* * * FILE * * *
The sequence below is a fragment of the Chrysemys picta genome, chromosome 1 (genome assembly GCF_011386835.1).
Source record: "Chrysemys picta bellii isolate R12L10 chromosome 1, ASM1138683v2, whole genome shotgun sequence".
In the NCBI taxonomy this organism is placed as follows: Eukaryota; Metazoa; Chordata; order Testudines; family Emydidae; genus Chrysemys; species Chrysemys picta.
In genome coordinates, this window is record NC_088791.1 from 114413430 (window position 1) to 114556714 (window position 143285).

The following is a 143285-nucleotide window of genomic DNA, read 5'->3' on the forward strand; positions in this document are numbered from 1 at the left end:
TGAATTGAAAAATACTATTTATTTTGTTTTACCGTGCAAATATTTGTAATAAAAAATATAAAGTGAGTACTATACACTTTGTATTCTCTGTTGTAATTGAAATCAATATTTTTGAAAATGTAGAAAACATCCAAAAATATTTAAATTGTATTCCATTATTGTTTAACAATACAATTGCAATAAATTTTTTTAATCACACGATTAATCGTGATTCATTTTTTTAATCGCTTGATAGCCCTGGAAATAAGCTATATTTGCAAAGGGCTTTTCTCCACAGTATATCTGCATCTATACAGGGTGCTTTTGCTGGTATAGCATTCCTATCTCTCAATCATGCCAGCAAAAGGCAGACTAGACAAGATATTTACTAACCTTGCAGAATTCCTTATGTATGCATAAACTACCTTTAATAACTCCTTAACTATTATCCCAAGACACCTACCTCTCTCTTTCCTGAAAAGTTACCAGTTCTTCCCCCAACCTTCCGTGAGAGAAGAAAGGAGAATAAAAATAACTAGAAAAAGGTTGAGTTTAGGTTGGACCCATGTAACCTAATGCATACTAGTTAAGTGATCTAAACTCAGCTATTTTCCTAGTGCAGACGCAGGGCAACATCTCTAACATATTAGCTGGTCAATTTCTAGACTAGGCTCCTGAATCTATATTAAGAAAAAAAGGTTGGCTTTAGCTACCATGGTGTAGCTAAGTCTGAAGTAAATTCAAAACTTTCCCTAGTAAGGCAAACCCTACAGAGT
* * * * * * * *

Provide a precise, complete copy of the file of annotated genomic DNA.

The sequence below is a fragment of the Chrysemys picta genome, chromosome 1 (genome assembly GCF_011386835.1).
Source record: "Chrysemys picta bellii isolate R12L10 chromosome 1, ASM1138683v2, whole genome shotgun sequence".
In the NCBI taxonomy this organism is placed as follows: Eukaryota; Metazoa; Chordata; order Testudines; family Emydidae; genus Chrysemys; species Chrysemys picta.
In genome coordinates, this window is record NC_088791.1 from 114413430 (window position 1) to 114556714 (window position 143285).

The following is a 143285-nucleotide window of genomic DNA, read 5'->3' on the forward strand; positions in this document are numbered from 1 at the left end:
TGAATTGAAAAATACTATTTATTTTGTTTTACCGTGCAAATATTTGTAATAAAAAATATAAAGTGAGTACTATACACTTTGTATTCTCTGTTGTAATTGAAATCAATATTTTTGAAAATGTAGAAAACATCCAAAAATATTTAAATTGTATTCCATTATTGTTTAACAATACAATTGCAATAAATTTTTTTAATCACACGATTAATCGTGATTCATTTTTTTAATCGCTTGATAGCCCTGGAAATAAGCTATATTTGCAAAGGGCTTTTCTCCACAGTATATCTGCATCTATACAGGGTGCTTTTGCTGGTATAGCATTCCTATCTCTCAATCATGCCAGCAAAAGGCAGACTAGACAAGATATTTACTAACCTTGCAGAATTCCTTATGTATGCATAAACTACCTTTAATAACTCCTTAACTATTATCCCAAGACACCTACCTCTCTCTTTCCTGAAAAGTTACCAGTTCTTCCCCCAACCTTCCGTGAGAGAAGAAAGGAGAATAAAAATAACTAGAAAAAGGTTGAGTTTAGGTTGGACCCATGTAACCTAATGCATACTAGTTAAGTGATCTAAACTCAGCTATTTTCCTAGTGCAGACGCAGGGCAACATCTCTAACATATTAGCTGGTCAATTTCTAGACTAGGCTCCTGAATCTATATTAAGAAAAAAAGGTTGGCTTTAGCTACCATGGTGTAGCTAAGTCTGAAGTAAATTCAAAACTTTCCCTAGTAAGGCAAACCCTACAGAGT